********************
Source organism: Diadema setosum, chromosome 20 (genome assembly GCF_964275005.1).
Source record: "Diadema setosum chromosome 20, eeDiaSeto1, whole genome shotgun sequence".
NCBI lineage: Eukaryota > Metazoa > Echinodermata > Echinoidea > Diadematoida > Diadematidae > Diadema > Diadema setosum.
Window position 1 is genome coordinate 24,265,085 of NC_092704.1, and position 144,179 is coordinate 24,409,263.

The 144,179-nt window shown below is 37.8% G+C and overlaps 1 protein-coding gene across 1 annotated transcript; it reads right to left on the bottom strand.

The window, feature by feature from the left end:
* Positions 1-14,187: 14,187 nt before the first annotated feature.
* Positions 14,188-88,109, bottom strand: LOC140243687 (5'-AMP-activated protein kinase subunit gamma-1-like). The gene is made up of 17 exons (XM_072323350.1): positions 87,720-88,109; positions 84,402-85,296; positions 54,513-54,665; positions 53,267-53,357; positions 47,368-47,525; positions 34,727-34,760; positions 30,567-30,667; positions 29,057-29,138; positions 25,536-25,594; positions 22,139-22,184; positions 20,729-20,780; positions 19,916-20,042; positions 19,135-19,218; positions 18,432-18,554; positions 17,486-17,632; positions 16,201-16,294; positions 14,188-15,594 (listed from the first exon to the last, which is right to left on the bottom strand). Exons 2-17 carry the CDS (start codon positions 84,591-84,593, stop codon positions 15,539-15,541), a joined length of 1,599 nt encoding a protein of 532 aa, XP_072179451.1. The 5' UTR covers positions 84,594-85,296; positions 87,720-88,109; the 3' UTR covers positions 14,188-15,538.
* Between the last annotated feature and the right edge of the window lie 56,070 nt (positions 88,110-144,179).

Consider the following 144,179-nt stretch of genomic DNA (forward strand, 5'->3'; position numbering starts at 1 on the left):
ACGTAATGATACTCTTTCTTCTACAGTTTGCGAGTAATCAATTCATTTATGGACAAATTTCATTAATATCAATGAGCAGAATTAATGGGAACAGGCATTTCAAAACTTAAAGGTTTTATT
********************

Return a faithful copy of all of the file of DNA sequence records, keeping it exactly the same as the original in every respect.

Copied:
Source organism: Diadema setosum, chromosome 20 (genome assembly GCF_964275005.1).
Source record: "Diadema setosum chromosome 20, eeDiaSeto1, whole genome shotgun sequence".
NCBI lineage: Eukaryota > Metazoa > Echinodermata > Echinoidea > Diadematoida > Diadematidae > Diadema > Diadema setosum.
Window position 1 is genome coordinate 24,265,085 of NC_092704.1, and position 144,179 is coordinate 24,409,263.

The 144,179-nt window shown below is 37.8% G+C and overlaps 1 protein-coding gene across 1 annotated transcript; it reads right to left on the bottom strand.

The window, feature by feature from the left end:
* Positions 1-14,187: 14,187 nt before the first annotated feature.
* Positions 14,188-88,109, bottom strand: LOC140243687 (5'-AMP-activated protein kinase subunit gamma-1-like). The gene is made up of 17 exons (XM_072323350.1): positions 87,720-88,109; positions 84,402-85,296; positions 54,513-54,665; positions 53,267-53,357; positions 47,368-47,525; positions 34,727-34,760; positions 30,567-30,667; positions 29,057-29,138; positions 25,536-25,594; positions 22,139-22,184; positions 20,729-20,780; positions 19,916-20,042; positions 19,135-19,218; positions 18,432-18,554; positions 17,486-17,632; positions 16,201-16,294; positions 14,188-15,594 (listed from the first exon to the last, which is right to left on the bottom strand). Exons 2-17 carry the CDS (start codon positions 84,591-84,593, stop codon positions 15,539-15,541), a joined length of 1,599 nt encoding a protein of 532 aa, XP_072179451.1. The 5' UTR covers positions 84,594-85,296; positions 87,720-88,109; the 3' UTR covers positions 14,188-15,538.
* Between the last annotated feature and the right edge of the window lie 56,070 nt (positions 88,110-144,179).

Consider the following 144,179-nt stretch of genomic DNA (forward strand, 5'->3'; position numbering starts at 1 on the left):
ACGTAATGATACTCTTTCTTCTACAGTTTGCGAGTAATCAATTCATTTATGGACAAATTTCATTAATATCAATGAGCAGAATTAATGGGAACAGGCATTTCAAAACTTAAAGGTTTTATT